Search

Norwich Weather

Thunderstorms

Thunderstorms

max temp: 21°C

min temp: 14°C

A living, breathing library

PUBLISHED: 13:25 01 November 2010

Vince Laws was discovered as a baby in the wreckage of a car crash that killed his adoptive mother. He has written poems about that, and about being HIV positive. Vince is one of the 'books' you can borrow at this week's Human Library. Photo: Colin Finch

Vince Laws was discovered as a baby in the wreckage of a car crash that killed his adoptive mother. He has written poems about that, and about being HIV positive. Vince is one of the 'books' you can borrow at this week's Human Library. Photo: Colin Finch

Britain's biggest ever human library opens in Norwich this week. ROWAN MANTELL reports on the talking books which are living, breathing and happy to take questions too.

Joe Stirling was born Gunter Stern. A Jewish child, in Nazi Germany, he survived by walking through four countries and arriving in Britain in the final train-load of child refugees.

He never saw his parents again and his entire extended family was slaughtered in the gas chambers.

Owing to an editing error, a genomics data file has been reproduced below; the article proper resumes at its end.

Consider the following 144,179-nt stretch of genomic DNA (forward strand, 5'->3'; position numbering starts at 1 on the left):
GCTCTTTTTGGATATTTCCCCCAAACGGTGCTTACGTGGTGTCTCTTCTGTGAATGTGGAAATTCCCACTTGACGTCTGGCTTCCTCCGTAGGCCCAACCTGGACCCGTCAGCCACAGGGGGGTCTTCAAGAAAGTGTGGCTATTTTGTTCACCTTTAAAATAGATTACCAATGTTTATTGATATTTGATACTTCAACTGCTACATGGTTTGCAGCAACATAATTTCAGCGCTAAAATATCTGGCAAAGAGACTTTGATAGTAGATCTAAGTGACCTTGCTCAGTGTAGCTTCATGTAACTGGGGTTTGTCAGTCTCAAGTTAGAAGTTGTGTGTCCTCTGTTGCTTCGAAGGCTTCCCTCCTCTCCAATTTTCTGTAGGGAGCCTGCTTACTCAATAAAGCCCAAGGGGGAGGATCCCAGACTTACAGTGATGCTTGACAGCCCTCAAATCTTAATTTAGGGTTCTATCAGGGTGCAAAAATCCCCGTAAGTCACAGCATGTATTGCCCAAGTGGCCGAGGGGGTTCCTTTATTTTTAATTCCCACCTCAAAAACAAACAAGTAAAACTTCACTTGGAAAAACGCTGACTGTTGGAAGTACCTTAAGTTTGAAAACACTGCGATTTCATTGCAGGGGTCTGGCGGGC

Kerry Whybrow was born a man, became a husband three times and now has a wedding dress ready for her next marriage, which will be as a woman.

Vince Laws was discovered as a baby in the wreckage of a car crash that killed his adoptive mother. He has written poems about that, and about being HIV positive.

Manfred Haggan joined the army as a teenager and found it hard to cope when he rejoined the outside world at 40.

Tom Garrod was still a teenager when he became a county councillor.

This Wednesday Joe, Kerry, Vince, Tom and Manfred will all be books, ready to share their life stories as part of Britain’s biggest ever Human Library.

People with stories to tell about having Tourette’s syndrome, being a migrant worker, working with prisoners, and an Australian woman who converted to Islam while living inNorwich are also expected to take part.

Just as in a regular library, readers will be able to borrow their chosen books. They then have up to half an hour to talk to them.

Organiser Nick Little explained that the international Human Library is designed to challenge prejudice, allowing visitors to talk to people they might not otherwise meet.

Each book is a real person, each plot is a real life and each reading is a conversation.

“Everyone who comes across it sees the simplicity and utter brilliance of the idea!” said Nick.

Britain’s biggest human library takes place this Wednesday November 3 from 11am until 7pm at The Forum.

Readers can simply turn up browse the “books” and borrow their chosen title for a 30 minute chat.

Related articles

Most Read

Most Read

Latest from the Norwich Evening News

Hot Jobs

Show Job Lists